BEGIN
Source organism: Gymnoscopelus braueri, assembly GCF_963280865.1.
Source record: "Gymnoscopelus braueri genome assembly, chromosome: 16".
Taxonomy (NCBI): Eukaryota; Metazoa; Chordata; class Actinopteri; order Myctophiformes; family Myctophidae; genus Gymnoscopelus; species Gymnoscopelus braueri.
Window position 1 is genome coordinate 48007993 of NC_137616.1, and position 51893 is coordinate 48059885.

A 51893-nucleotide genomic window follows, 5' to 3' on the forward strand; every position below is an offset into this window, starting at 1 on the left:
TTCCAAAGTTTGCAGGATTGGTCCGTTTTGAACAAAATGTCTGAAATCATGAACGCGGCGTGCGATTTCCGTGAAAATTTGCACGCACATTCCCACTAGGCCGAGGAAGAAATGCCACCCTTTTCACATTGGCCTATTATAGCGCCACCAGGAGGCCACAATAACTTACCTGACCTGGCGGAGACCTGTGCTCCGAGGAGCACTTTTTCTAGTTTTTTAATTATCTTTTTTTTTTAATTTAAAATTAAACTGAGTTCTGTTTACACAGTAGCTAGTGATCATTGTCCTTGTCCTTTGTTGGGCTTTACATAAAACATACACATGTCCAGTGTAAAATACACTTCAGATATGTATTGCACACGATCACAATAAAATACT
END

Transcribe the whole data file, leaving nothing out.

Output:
Source organism: Gymnoscopelus braueri, assembly GCF_963280865.1.
Source record: "Gymnoscopelus braueri genome assembly, chromosome: 16".
Taxonomy (NCBI): Eukaryota; Metazoa; Chordata; class Actinopteri; order Myctophiformes; family Myctophidae; genus Gymnoscopelus; species Gymnoscopelus braueri.
Window position 1 is genome coordinate 48007993 of NC_137616.1, and position 51893 is coordinate 48059885.

A 51893-nucleotide genomic window follows, 5' to 3' on the forward strand; every position below is an offset into this window, starting at 1 on the left:
TTCCAAAGTTTGCAGGATTGGTCCGTTTTGAACAAAATGTCTGAAATCATGAACGCGGCGTGCGATTTCCGTGAAAATTTGCACGCACATTCCCACTAGGCCGAGGAAGAAATGCCACCCTTTTCACATTGGCCTATTATAGCGCCACCAGGAGGCCACAATAACTTACCTGACCTGGCGGAGACCTGTGCTCCGAGGAGCACTTTTTCTAGTTTTTTAATTATCTTTTTTTTTTAATTTAAAATTAAACTGAGTTCTGTTTACACAGTAGCTAGTGATCATTGTCCTTGTCCTTTGTTGGGCTTTACATAAAACATACACATGTCCAGTGTAAAATACACTTCAGATATGTATTGCACACGATCACAATAAAATACT